The more I read the Gospels the more I realise a heck of a lot of Jesus’ ministry happened in and around the town of Capernaum (which means village of comfort). This was Jesus’ adopted hometown of about 1,500 people (Matthew 4:13, 9:1, Mark 2:1). His family had been regular visitors to the town (John 2:12), so it was familiar territory and a logical place to base himself after being rejected in his hometown (Luke 4).
Now imagine if you actually lived in Capernaum at the time. It would have been mind-blowing! Stories of miracles circulating daily around the market stalls and from house to house, locals like fishermen and tax collectors dropping their livelihoods to follow this new bloke. Local religious leaders caught up in the thrill as well. Children raised from the dead and local lepers suddenly back to normal. Sometimes seeing these things with your own eyes!
The list goes on and on. And that’s just what was recorded for posterity. The miracles were probably multiples of that again, most unrecorded. I grew up in a small town of 1,000 people in New South Wales, so I know that these people all knew each other. They knew all the sick people who got better. There was no faking it. The gossip mill would have been running hot every day if anything was sus.
To highlight the spiritual and social earthquake that came to town in the form of the creator of the universe in human form, Jesus, I have pulled together below a list some of the amazing things that happened in and around Capernaum. As you read just imagine you are one of the locals that lived there, and you kept hearing this snowball of history-changing news over several years. How could anyone in that village not become a follower of Jesus?
The first recorded miracle in Capernaum was a man healed from a demon in the local Synagogue (Luke 4:33-37). That didn’t happen every day. He was known to all in town. The news spread rapidly. It was just the beginning.
Jesus then went all over Galilee preaching and healing the sick (Matthew 4:23). This drew a massive crowd from as far away as Syria and the mostly non-Jewish villages on the east side of the huge lake. So, he sat them down and did some extensive teaching which is now called the Sermon on the Mount. Where did it take place? We don’t know for sure but straight after the Sermon scripture says Jesus entered Capernaum (Matthew 8:5). Capernaum was on the highway from Jerusalem to Damascus. So, a large crowd could easily have converged on the town for the lecture.
After the extended teaching Jesus came down from the hillside, and before he could even enter town, he healed a leper (Matthew 8:1-4)
He then entered Capernaum and was confronted by a high-ranking Roman soldier who begged Jesus to heal his son/servant, which he did from a great distance because of the soldier’s great faith (Matthew 8:5-13, Luke 7:1-10).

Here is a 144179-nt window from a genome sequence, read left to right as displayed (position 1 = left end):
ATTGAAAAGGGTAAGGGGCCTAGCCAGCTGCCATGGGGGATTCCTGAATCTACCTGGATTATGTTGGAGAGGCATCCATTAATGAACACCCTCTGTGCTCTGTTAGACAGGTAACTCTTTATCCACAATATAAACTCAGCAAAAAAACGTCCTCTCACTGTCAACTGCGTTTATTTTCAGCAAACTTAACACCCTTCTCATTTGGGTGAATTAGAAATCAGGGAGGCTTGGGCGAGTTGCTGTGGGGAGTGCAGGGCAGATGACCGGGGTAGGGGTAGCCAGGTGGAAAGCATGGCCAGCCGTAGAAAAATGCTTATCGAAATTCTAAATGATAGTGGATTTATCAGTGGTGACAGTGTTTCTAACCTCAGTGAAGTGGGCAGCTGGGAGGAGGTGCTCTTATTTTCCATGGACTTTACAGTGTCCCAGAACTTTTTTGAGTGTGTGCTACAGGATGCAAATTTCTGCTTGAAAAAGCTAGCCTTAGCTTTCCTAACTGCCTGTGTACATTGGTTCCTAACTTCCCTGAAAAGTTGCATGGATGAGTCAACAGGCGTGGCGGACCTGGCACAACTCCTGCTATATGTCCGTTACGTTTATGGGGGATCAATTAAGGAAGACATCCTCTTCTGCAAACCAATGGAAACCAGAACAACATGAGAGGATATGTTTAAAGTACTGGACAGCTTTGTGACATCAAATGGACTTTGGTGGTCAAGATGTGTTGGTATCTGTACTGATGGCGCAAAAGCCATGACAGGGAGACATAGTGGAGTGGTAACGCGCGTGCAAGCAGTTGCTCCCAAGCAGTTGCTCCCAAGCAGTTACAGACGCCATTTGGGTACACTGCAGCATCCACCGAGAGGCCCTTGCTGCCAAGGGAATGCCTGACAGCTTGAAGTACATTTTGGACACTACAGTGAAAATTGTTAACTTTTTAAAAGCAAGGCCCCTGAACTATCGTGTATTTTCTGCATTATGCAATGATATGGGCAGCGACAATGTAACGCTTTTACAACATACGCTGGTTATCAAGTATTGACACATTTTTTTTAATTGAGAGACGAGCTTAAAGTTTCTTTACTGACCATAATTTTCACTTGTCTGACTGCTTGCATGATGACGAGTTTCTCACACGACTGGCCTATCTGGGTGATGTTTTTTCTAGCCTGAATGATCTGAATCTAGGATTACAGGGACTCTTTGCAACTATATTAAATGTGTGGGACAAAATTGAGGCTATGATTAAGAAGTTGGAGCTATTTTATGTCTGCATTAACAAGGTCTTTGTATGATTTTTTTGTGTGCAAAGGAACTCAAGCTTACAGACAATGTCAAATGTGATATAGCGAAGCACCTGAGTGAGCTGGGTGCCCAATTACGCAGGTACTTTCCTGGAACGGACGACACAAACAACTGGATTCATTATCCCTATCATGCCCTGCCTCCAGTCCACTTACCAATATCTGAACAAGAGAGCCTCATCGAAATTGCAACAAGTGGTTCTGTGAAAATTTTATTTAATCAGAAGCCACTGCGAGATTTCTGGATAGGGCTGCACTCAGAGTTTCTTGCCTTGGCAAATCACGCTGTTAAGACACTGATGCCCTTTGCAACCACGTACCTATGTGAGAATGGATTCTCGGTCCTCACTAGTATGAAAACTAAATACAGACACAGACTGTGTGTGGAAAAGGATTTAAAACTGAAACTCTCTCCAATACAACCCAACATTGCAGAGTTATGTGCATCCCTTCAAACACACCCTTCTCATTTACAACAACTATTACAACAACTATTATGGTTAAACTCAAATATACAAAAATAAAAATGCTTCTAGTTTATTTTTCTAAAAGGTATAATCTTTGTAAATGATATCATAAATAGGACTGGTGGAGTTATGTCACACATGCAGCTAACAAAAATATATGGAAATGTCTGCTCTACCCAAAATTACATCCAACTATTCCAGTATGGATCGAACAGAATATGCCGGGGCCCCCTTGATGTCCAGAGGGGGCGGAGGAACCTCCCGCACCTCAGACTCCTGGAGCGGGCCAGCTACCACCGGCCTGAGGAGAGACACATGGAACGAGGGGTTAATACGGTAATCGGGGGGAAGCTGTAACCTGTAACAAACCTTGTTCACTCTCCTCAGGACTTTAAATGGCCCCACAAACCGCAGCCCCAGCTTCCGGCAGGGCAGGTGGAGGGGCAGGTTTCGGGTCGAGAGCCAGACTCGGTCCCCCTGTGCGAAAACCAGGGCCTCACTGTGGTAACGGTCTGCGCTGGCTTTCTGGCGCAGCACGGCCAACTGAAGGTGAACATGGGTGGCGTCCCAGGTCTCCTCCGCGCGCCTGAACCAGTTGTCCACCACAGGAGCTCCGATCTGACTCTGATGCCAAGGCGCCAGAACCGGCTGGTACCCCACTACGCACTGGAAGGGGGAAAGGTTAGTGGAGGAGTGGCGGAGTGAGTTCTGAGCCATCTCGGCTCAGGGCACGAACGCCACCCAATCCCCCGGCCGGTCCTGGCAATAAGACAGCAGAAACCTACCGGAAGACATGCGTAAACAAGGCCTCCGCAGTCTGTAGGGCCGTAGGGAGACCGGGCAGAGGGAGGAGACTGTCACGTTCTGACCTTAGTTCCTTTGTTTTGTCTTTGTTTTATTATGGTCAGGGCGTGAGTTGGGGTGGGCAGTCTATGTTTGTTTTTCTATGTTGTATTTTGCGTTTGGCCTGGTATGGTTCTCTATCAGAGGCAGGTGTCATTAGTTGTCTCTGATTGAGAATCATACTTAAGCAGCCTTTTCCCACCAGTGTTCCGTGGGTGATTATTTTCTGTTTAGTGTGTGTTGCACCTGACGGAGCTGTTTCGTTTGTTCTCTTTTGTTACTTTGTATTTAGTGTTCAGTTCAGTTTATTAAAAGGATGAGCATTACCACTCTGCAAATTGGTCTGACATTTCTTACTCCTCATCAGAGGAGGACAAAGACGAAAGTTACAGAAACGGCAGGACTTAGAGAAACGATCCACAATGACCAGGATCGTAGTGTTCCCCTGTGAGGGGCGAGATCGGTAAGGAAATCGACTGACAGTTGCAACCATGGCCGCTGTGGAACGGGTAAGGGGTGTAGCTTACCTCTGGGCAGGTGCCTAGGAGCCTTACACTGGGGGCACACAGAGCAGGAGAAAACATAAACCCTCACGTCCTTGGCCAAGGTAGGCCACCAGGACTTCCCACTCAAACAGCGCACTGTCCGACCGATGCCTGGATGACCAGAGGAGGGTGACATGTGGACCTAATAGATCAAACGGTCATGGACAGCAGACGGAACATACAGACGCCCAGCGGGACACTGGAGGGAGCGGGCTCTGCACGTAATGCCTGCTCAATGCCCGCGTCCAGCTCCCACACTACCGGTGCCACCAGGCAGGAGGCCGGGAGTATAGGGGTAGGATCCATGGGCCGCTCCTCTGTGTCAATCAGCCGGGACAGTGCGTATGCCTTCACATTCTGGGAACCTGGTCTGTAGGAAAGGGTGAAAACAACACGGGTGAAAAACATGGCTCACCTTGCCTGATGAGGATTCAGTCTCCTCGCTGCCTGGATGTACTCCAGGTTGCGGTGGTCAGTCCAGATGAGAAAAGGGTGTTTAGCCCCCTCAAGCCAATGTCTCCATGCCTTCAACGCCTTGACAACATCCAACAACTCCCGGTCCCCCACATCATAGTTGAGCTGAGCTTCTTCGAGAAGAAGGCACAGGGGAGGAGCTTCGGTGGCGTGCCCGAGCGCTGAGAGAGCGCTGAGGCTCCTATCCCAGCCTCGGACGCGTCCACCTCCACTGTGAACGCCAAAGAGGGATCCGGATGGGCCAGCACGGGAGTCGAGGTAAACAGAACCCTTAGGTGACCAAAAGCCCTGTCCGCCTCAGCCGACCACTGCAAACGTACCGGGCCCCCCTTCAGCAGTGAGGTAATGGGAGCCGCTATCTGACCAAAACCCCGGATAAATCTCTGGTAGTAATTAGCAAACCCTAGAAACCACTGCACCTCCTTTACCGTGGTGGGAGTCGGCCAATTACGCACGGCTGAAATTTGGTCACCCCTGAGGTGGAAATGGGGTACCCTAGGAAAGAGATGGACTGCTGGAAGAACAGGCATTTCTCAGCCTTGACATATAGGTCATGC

Jesus then went to Peter’s house in nearby Bethsaida and healed his mother-in-law before healing everyone in the village (Matthew 8:14-18). Bethsaida was about six kilometers from Capernaum at the northern tip of the lake. News of this astounding feat would have reached Capernaum in about 3 nanoseconds.
Back at Capernaum sometime later Jesus healed a paraplegic but sadly incurred the ire of local religious leaders for not obeying standard religious rituals and practice (Matthew 9:1-8, Mark 2:1-12). This was a sign of things to come.
He then challenged the most hated man in town, the local Capernaum tax collector, to dump his bullying, seedy lifestyle and theft to dedicate his life to the Messiah, which Matthew did (Matthew 9:9-13, Mark 2:13-17). This alone would have got tongues wagging around town!
In contrast to the grumpy religious leaders, another Capernaum religious leader named Jairus approached Jesus sometime later and asked him to heal his daughter. Jairus may have lived in a nearby village because another miracle, the healing of the woman with the issue of blood occurred on the way to Jairus’ home. Jairus’ daughter died before Jesus got there but she was still raised from the dead. This in turn raised Jesus’ reputation to a whole new level (Matthew 9:18-26).
Finally, we see Jesus performing a few nature control miracles. He went for a stroll on water while the disciples travelled by back by boat to Capernaum (John 6:16-21), after which a flotilla of boats followed him to Capernaum when they noticed he had left the eastern shore of the lake where he was ministering. Earlier he also instantly calmed a storm while sailing the other way on that trip out from Bethsaida (Matthew 8: 23-27). Then there was the miracle of the massive take of fish, a fisherman’s dream catch, not far from Capernaum (Luke 5:1-11). These three events spoke of the divine nature of the man as much more than a prophet and healer, as creator and master of all creation.
And yet, after some time the locals grew used to the supernatural and the unexpected. They would eventually and shockingly turn their back on Jesus. The power of stubborn, threatened religious leaders and the deeply entrenched local religious mindset took over from the innocence of divine visitation (Luke 6:1-11). Jesus would eventually speak harshly about the lack of faith and repentance in both Capernaum and Bethsaida (Matthew 11:20-24). He knew what he was talking about when he said that a prophet is without honour in his hometown (John 4:43-44). How true.
Miracles alone cannot convince an unbeliever. It must be faith and repentance from a contrite heart. The episode of the ten lepers demonstrates this so well (Luke 10:13-15). How many locals from Capernaum and Bethsaida are in heaven now? One day I’ll find out.